‘No austerity drive, Malaysia just spending wisely’

KUALA LUMPUR: Malaysia is not on an austerity drive but instead is adopting smart spending, said Finance Minister Lim Guan Eng.

The government will prioritise its spending in areas that lead to long-term sustainable growth and improves the well-being of the rakyat, he explained,

Malaysia is not going to just pursue fiscal consolidation, as rushing into it might affect growth, the minister said.

“We need to pursue economic diversification. Fiscal consolidation is a means towards fiscal sustainability. But sustainability requires a reasonable level of economic growth,” he said in his luncheon address at the Khazanah Megatrends Forum 2018 here today.

In the short term, Lim said, Malaysia needs to consolidate its fiscal position in order to address the excesses of the previous government which led to RM1.09 trillion in debts and liabilities, or 80.3% of the gross domestic product (GDP).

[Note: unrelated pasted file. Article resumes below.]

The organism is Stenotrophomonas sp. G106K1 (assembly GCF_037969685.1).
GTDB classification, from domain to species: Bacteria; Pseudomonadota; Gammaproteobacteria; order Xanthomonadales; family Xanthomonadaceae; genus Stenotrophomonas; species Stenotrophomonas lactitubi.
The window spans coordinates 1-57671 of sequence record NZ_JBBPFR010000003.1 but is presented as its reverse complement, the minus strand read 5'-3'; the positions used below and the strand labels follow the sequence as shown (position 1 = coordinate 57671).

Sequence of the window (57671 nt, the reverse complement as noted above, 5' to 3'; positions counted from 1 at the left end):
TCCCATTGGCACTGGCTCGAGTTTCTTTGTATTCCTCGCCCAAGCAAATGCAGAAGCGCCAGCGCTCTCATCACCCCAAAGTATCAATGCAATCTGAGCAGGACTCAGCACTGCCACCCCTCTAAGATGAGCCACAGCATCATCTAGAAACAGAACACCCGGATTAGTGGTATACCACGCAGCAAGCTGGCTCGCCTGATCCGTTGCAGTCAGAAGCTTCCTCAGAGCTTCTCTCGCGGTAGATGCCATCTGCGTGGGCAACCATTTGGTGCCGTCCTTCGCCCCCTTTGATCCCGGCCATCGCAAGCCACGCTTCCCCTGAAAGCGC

He believes the corporate sector has a prominent role in helping to keep the economy going and has the capacity on its balance sheets to invest and pursue growth because Malaysia’s corporate debt, at least among the listed companies, is merely 20% of GDP.

Despite the current global headwinds, Lim assured that Malaysia would not run twin deficits, thanks to its robust economic fundamentals and current account, which is likely to remain in surplus for this year.

He said Malaysia had a current account surplus of 3% of the GDP last year while in the first half of this year, the balance stood at 2.7% of GDP, or RM18.9 billion.

Lim noted there have been concerns about the weak second-quarter current account surplus of only RM3.9 billion and the low August 2018 trade balance of RM1.6 billion.

These low surpluses, in large part, were caused by the consumption tax holiday period after the abolishment of the goods and services tax (GST), which in turn encouraged imports, he said.

However, with the reintroduction of the sales and services tax (SST) last month, import growth would moderate and this would improve the balances in the short term, he added.

Lim also said in order to maintain the current account balance, Malaysia’s exports need to remain competitive and the country must recalibrate public finances towards a path of long-term fiscal sustainability.

He added that the government’s efforts at fiscal consolidation are focused on prudence – removing the excesses of the past while building a strong foundation for government finances to pursue a smart and responsible fiscal policy moving forward.